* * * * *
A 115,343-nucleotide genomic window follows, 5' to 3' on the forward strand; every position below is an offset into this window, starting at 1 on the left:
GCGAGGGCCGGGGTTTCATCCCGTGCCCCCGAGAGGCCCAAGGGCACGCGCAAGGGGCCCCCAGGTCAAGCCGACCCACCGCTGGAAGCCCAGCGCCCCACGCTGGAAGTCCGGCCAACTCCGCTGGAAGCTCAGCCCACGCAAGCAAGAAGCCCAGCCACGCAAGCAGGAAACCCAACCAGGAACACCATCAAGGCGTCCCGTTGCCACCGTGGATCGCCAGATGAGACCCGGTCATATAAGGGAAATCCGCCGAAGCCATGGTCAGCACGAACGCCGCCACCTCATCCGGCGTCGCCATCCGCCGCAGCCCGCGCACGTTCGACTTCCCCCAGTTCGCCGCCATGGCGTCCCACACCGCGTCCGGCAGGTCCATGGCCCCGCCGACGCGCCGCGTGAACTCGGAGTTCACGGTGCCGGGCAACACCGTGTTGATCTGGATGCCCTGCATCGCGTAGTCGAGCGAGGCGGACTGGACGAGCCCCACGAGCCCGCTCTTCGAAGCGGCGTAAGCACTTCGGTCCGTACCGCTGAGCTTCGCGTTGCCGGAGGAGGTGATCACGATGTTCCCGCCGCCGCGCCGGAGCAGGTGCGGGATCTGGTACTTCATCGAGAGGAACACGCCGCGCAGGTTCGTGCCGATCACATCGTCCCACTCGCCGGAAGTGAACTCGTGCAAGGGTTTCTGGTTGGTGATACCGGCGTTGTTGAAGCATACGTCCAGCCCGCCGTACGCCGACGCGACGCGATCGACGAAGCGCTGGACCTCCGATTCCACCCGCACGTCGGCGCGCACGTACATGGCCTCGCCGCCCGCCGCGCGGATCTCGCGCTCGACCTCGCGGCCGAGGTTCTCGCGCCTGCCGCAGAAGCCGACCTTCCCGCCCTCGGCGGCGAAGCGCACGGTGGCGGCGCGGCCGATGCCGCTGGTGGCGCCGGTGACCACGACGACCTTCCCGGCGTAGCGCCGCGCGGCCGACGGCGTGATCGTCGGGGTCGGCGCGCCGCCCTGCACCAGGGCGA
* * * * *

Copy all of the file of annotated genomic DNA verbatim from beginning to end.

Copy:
A 115,343-nucleotide genomic window follows, 5' to 3' on the forward strand; every position below is an offset into this window, starting at 1 on the left:
GCGAGGGCCGGGGTTTCATCCCGTGCCCCCGAGAGGCCCAAGGGCACGCGCAAGGGGCCCCCAGGTCAAGCCGACCCACCGCTGGAAGCCCAGCGCCCCACGCTGGAAGTCCGGCCAACTCCGCTGGAAGCTCAGCCCACGCAAGCAAGAAGCCCAGCCACGCAAGCAGGAAACCCAACCAGGAACACCATCAAGGCGTCCCGTTGCCACCGTGGATCGCCAGATGAGACCCGGTCATATAAGGGAAATCCGCCGAAGCCATGGTCAGCACGAACGCCGCCACCTCATCCGGCGTCGCCATCCGCCGCAGCCCGCGCACGTTCGACTTCCCCCAGTTCGCCGCCATGGCGTCCCACACCGCGTCCGGCAGGTCCATGGCCCCGCCGACGCGCCGCGTGAACTCGGAGTTCACGGTGCCGGGCAACACCGTGTTGATCTGGATGCCCTGCATCGCGTAGTCGAGCGAGGCGGACTGGACGAGCCCCACGAGCCCGCTCTTCGAAGCGGCGTAAGCACTTCGGTCCGTACCGCTGAGCTTCGCGTTGCCGGAGGAGGTGATCACGATGTTCCCGCCGCCGCGCCGGAGCAGGTGCGGGATCTGGTACTTCATCGAGAGGAACACGCCGCGCAGGTTCGTGCCGATCACATCGTCCCACTCGCCGGAAGTGAACTCGTGCAAGGGTTTCTGGTTGGTGATACCGGCGTTGTTGAAGCATACGTCCAGCCCGCCGTACGCCGACGCGACGCGATCGACGAAGCGCTGGACCTCCGATTCCACCCGCACGTCGGCGCGCACGTACATGGCCTCGCCGCCCGCCGCGCGGATCTCGCGCTCGACCTCGCGGCCGAGGTTCTCGCGCCTGCCGCAGAAGCCGACCTTCCCGCCCTCGGCGGCGAAGCGCACGGTGGCGGCGCGGCCGATGCCGCTGGTGGCGCCGGTGACCACGACGACCTTCCCGGCGTAGCGCCGCGCGGCCGACGGCGTGATCGTCGGGGTCGGCGCGCCGCCCTGCACCAGGGCGA